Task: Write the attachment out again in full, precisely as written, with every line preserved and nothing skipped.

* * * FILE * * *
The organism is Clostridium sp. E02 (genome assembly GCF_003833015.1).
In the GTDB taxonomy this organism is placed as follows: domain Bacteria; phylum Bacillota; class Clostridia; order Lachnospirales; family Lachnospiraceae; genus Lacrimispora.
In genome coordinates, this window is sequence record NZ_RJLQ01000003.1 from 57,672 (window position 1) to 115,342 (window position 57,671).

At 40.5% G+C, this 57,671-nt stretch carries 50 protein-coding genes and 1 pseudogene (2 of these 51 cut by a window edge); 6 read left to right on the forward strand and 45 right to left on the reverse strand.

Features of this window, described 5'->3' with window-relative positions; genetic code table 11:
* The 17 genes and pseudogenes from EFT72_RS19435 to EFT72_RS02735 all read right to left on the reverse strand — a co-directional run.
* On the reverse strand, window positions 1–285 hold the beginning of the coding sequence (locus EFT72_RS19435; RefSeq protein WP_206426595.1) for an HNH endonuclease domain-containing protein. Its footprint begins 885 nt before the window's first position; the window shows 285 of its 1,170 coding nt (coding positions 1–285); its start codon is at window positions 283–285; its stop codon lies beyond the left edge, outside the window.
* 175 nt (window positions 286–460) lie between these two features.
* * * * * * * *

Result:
The organism is Clostridium sp. E02 (genome assembly GCF_003833015.1).
In the GTDB taxonomy this organism is placed as follows: domain Bacteria; phylum Bacillota; class Clostridia; order Lachnospirales; family Lachnospiraceae; genus Lacrimispora.
In genome coordinates, this window is sequence record NZ_RJLQ01000003.1 from 57,672 (window position 1) to 115,342 (window position 57,671).

At 40.5% G+C, this 57,671-nt stretch carries 50 protein-coding genes and 1 pseudogene (2 of these 51 cut by a window edge); 6 read left to right on the forward strand and 45 right to left on the reverse strand.

Features of this window, described 5'->3' with window-relative positions; genetic code table 11:
* The 17 genes and pseudogenes from EFT72_RS19435 to EFT72_RS02735 all read right to left on the reverse strand — a co-directional run.
* On the reverse strand, window positions 1–285 hold the beginning of the coding sequence (locus EFT72_RS19435; RefSeq protein WP_206426595.1) for an HNH endonuclease domain-containing protein. Its footprint begins 885 nt before the window's first position; the window shows 285 of its 1,170 coding nt (coding positions 1–285); its start codon is at window positions 283–285; its stop codon lies beyond the left edge, outside the window.
* 175 nt (window positions 286–460) lie between these two features.